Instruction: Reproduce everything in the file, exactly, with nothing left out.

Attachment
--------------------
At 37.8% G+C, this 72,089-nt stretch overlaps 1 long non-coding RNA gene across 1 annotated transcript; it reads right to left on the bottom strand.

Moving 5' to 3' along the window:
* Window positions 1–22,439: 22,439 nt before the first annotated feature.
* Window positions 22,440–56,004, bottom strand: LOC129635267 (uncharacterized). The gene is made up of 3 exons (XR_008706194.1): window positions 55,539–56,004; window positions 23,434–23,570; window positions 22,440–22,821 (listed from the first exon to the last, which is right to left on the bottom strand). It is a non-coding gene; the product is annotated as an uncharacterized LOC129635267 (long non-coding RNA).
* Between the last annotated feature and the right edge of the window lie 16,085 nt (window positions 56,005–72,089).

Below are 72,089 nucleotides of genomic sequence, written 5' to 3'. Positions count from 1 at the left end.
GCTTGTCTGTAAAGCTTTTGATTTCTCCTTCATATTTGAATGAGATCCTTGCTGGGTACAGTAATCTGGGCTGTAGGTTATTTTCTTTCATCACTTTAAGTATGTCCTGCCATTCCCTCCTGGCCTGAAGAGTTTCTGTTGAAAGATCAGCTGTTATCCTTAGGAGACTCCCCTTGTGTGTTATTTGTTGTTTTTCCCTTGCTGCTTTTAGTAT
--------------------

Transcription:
At 37.8% G+C, this 72,089-nt stretch overlaps 1 long non-coding RNA gene across 1 annotated transcript; it reads right to left on the bottom strand.

Moving 5' to 3' along the window:
* Window positions 1–22,439: 22,439 nt before the first annotated feature.
* Window positions 22,440–56,004, bottom strand: LOC129635267 (uncharacterized). The gene is made up of 3 exons (XR_008706194.1): window positions 55,539–56,004; window positions 23,434–23,570; window positions 22,440–22,821 (listed from the first exon to the last, which is right to left on the bottom strand). It is a non-coding gene; the product is annotated as an uncharacterized LOC129635267 (long non-coding RNA).
* Between the last annotated feature and the right edge of the window lie 16,085 nt (window positions 56,005–72,089).

Below are 72,089 nucleotides of genomic sequence, written 5' to 3'. Positions count from 1 at the left end.
GCTTGTCTGTAAAGCTTTTGATTTCTCCTTCATATTTGAATGAGATCCTTGCTGGGTACAGTAATCTGGGCTGTAGGTTATTTTCTTTCATCACTTTAAGTATGTCCTGCCATTCCCTCCTGGCCTGAAGAGTTTCTGTTGAAAGATCAGCTGTTATCCTTAGGAGACTCCCCTTGTGTGTTATTTGTTGTTTTTCCCTTGCTGCTTTTAGTAT